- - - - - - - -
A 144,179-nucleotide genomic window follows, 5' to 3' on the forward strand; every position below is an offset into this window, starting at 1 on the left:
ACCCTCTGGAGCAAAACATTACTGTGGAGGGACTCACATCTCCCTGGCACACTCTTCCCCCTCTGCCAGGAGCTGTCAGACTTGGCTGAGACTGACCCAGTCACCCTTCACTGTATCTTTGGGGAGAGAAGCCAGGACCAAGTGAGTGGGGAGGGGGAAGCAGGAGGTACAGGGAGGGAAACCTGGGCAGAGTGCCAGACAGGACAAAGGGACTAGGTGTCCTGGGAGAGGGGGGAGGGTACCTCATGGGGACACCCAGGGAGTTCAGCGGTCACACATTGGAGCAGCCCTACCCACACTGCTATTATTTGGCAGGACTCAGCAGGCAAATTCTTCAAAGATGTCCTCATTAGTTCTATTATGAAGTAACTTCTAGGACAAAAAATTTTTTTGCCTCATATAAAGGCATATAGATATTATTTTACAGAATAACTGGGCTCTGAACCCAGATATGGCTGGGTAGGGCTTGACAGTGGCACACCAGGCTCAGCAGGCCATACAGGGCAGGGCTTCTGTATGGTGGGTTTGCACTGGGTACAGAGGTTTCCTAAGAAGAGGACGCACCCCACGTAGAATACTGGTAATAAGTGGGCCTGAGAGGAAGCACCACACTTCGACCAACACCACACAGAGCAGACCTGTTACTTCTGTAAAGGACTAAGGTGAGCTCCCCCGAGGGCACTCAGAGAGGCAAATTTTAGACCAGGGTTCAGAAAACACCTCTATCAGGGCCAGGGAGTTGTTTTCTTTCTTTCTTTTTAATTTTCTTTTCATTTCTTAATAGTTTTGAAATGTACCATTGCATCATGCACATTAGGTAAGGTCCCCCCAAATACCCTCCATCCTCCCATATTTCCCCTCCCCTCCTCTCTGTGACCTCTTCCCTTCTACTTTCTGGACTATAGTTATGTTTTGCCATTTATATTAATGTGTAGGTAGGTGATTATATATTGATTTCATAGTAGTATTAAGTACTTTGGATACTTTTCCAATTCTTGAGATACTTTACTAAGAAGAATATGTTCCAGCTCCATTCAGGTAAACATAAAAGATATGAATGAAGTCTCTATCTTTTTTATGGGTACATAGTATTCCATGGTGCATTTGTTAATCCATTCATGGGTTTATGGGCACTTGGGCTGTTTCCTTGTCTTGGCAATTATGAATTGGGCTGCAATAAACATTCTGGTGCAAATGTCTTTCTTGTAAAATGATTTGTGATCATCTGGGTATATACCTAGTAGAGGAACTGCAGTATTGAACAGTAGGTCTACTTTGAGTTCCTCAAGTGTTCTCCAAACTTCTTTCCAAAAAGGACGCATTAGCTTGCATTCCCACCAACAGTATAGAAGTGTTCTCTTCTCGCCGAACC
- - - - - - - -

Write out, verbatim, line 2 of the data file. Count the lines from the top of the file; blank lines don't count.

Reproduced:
ACCCTCTGGAGCAAAACATTACTGTGGAGGGACTCACATCTCCCTGGCACACTCTTCCCCCTCTGCCAGGAGCTGTCAGACTTGGCTGAGACTGACCCAGTCACCCTTCACTGTATCTTTGGGGAGAGAAGCCAGGACCAAGTGAGTGGGGAGGGGGAAGCAGGAGGTACAGGGAGGGAAACCTGGGCAGAGTGCCAGACAGGACAAAGGGACTAGGTGTCCTGGGAGAGGGGGGAGGGTACCTCATGGGGACACCCAGGGAGTTCAGCGGTCACACATTGGAGCAGCCCTACCCACACTGCTATTATTTGGCAGGACTCAGCAGGCAAATTCTTCAAAGATGTCCTCATTAGTTCTATTATGAAGTAACTTCTAGGACAAAAAATTTTTTTGCCTCATATAAAGGCATATAGATATTATTTTACAGAATAACTGGGCTCTGAACCCAGATATGGCTGGGTAGGGCTTGACAGTGGCACACCAGGCTCAGCAGGCCATACAGGGCAGGGCTTCTGTATGGTGGGTTTGCACTGGGTACAGAGGTTTCCTAAGAAGAGGACGCACCCCACGTAGAATACTGGTAATAAGTGGGCCTGAGAGGAAGCACCACACTTCGACCAACACCACACAGAGCAGACCTGTTACTTCTGTAAAGGACTAAGGTGAGCTCCCCCGAGGGCACTCAGAGAGGCAAATTTTAGACCAGGGTTCAGAAAACACCTCTATCAGGGCCAGGGAGTTGTTTTCTTTCTTTCTTTTTAATTTTCTTTTCATTTCTTAATAGTTTTGAAATGTACCATTGCATCATGCACATTAGGTAAGGTCCCCCCAAATACCCTCCATCCTCCCATATTTCCCCTCCCCTCCTCTCTGTGACCTCTTCCCTTCTACTTTCTGGACTATAGTTATGTTTTGCCATTTATATTAATGTGTAGGTAGGTGATTATATATTGATTTCATAGTAGTATTAAGTACTTTGGATACTTTTCCAATTCTTGAGATACTTTACTAAGAAGAATATGTTCCAGCTCCATTCAGGTAAACATAAAAGATATGAATGAAGTCTCTATCTTTTTTATGGGTACATAGTATTCCATGGTGCATTTGTTAATCCATTCATGGGTTTATGGGCACTTGGGCTGTTTCCTTGTCTTGGCAATTATGAATTGGGCTGCAATAAACATTCTGGTGCAAATGTCTTTCTTGTAAAATGATTTGTGATCATCTGGGTATATACCTAGTAGAGGAACTGCAGTATTGAACAGTAGGTCTACTTTGAGTTCCTCAAGTGTTCTCCAAACTTCTTTCCAAAAAGGACGCATTAGCTTGCATTCCCACCAACAGTATAGAAGTGTTCTCTTCTCGCCGAACC